Orpah leaves, and I wipe the back of my sleeve across my nose. Ruth is standing there, quietly waiting. I turn to her, and she rushes me. Suddenly I am in an embrace like none I have ever known before, as if she is trying to meld together our skin. One can only stay stiff for so long inside such a hug. I acquiesce. Before Ruth even begins to speak, I know that for us, there will be no parting of ways.
* * * * *
That night as we rest from our travels, it is bitterly cold and I toss and turn, unable to stay asleep in the chill. Ruth climbs into my bedding to warm my frail body. “Thank you, Mahlon,” I mumble groggy, but I am awake enough to realize I have called her my son’s name by mistake. I say nothing more. A pain shoots through my heart. Ruth does not correct me. Only brushes the hair from my face and hums softly.
Her words from earlier in the day drift through my mind like a piece of poetry. I can remember every word:
Do not press me to leave
or to turn back from following you!
Where you go, I will go;
where you lodge, I will lodge;
Your people shall be my people,
and your God my God.
Where you die, I will die—
there will I be buried.
May the Lord do this and so to me,
and more as well,
if even death parts me from you! (Ruth 1:16-17)
Where had she learned to speak so beautifully? It had left me speechless.
I accept her decision in silence. On the one hand, I am more moved than I know how to say. How have I, who feels so alone and forgotten in this world, garnered such devotion? On the other hand, I fear for Ruth’s future. I feel selfish for being relieved by her commitment to me—what is in it for her but hardship and the needs of an aging woman?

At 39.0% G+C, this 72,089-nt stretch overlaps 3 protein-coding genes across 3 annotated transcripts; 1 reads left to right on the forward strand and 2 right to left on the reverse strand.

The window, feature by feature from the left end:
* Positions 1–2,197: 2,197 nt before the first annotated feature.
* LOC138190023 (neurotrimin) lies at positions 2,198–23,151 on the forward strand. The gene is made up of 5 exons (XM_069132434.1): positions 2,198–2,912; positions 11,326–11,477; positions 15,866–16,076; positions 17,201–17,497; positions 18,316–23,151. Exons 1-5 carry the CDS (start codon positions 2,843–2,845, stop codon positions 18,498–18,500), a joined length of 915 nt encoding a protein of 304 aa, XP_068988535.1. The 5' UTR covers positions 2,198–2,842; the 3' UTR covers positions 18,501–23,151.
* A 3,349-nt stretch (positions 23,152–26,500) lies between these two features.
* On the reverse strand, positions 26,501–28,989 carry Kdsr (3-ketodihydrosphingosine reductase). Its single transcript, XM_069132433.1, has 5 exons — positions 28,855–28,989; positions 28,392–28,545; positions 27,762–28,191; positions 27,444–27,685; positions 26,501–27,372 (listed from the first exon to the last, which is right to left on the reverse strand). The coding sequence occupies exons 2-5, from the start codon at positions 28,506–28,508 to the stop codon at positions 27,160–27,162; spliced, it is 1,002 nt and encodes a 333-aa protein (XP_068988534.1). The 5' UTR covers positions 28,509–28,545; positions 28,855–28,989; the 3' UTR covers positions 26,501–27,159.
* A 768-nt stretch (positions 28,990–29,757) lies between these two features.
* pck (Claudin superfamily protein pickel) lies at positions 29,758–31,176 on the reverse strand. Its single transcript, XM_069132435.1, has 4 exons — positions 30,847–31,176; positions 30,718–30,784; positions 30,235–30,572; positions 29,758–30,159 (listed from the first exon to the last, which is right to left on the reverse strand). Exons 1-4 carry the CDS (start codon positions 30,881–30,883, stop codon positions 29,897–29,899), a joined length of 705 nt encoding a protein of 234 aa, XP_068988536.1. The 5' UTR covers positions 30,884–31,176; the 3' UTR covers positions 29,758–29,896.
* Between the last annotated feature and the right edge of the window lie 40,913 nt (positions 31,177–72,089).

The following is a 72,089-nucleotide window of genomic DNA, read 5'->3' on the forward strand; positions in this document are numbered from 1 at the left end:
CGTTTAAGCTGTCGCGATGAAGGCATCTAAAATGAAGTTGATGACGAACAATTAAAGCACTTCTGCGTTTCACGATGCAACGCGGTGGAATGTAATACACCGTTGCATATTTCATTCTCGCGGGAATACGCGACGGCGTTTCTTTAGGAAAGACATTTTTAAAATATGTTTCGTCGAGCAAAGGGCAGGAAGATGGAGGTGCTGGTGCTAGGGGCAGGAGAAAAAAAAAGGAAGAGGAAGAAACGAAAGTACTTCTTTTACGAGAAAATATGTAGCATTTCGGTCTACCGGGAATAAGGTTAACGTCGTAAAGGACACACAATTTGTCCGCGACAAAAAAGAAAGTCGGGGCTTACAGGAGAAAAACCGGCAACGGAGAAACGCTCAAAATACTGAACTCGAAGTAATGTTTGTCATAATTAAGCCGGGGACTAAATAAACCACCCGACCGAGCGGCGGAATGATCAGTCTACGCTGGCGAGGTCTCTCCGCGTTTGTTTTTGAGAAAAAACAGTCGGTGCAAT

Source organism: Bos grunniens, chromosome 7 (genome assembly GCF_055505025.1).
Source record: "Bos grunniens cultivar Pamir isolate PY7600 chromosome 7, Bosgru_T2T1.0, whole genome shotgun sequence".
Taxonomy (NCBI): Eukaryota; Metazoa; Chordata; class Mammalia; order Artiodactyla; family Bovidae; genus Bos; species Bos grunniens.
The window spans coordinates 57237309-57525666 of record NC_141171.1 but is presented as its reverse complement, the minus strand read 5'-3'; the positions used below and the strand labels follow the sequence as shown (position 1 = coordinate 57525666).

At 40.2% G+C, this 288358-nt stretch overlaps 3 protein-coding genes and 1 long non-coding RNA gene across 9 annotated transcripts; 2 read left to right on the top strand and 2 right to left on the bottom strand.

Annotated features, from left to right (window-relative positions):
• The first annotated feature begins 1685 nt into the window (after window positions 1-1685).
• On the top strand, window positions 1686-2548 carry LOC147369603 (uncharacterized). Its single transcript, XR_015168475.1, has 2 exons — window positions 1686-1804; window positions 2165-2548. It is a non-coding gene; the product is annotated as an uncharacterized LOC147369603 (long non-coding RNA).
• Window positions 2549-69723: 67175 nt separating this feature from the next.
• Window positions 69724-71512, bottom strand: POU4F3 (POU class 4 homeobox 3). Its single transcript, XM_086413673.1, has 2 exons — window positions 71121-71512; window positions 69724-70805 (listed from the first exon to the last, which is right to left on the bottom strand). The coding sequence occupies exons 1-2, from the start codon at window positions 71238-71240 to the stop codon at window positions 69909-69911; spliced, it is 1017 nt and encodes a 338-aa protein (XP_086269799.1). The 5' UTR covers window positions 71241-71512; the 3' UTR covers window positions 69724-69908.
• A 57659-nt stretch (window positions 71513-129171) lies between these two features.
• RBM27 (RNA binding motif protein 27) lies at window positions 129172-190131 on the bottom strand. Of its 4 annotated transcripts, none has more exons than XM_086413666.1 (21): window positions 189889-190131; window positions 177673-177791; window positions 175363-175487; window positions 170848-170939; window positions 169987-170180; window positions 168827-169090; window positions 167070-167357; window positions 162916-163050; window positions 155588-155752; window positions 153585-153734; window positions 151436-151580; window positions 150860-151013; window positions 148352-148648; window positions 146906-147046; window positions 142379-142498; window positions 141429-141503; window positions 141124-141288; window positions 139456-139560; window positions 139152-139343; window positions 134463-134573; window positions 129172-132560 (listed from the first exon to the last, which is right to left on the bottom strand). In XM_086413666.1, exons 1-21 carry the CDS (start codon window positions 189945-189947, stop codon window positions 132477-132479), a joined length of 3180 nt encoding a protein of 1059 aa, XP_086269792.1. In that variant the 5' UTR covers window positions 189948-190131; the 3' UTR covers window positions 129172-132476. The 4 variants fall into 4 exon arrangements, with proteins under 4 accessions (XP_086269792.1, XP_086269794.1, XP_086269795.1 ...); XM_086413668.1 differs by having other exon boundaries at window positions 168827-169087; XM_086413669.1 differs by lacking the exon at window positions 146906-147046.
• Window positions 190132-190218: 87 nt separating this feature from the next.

* * * * *
The people of Bethlehem are shocked to see us. We can almost feel the buzz of the rumors darting and dancing behind us wherever we go. I feel irritable that our tragedy is reduced to gossip, and so I snap. Demand that they do not even call me Naomi, as if to erase the me that was here long before, before It All happened. I am not news! I am sorrow walking. I say:
Call me no longer Naomi,
call me Marah,
for the Almighty has dealt bitterly with me.
I went away full,
but the Lord has brought me back empty;
why call me Naomi
when the Lord has dealt harshly with me
and the Almighty has brought calamity upon me? (Ruth 1:20-21)
That shuts them up. For the time being. Later, I will need their gossip, need to know where and with whom we might find favor. But for now, I just want peace and quiet. No chatter. No opinions. No gushes of sympathy. I want to be left alone.
I’m not alone, of course. Ruth is here too. What am I going to do with her?
* * * * *
To my surprise, Ruth finds her way around town and around the gossip faster than me. Without delay, she comes up with a way to get food. I tell myself she is a young energetic woman deeply motivated by her hunger, but I know her major concern is my health. We had eaten so sparingly on the journey. She is eager to get started gleaning the fields. I tell her, “Go, my daughter” (Ruth 2:2).
It is the first time my mouth has ever uttered those words. My lips are accustomed to saying, “My son,” and it is as if my soul slightly winces at the shift. I swallow. Ruth smiles back at me with such ease that the strangeness is swallowed up in her affection. She scurries off to glean.
With my bad back and aching joints, I am not much good for working the fields, so eventually I let the townswomen come talk with me. I am afraid to open my mouth, lest my pain come avalanching out, burying my listener in memories of Elimelech and our sons, story and after story of our life together that will never be again.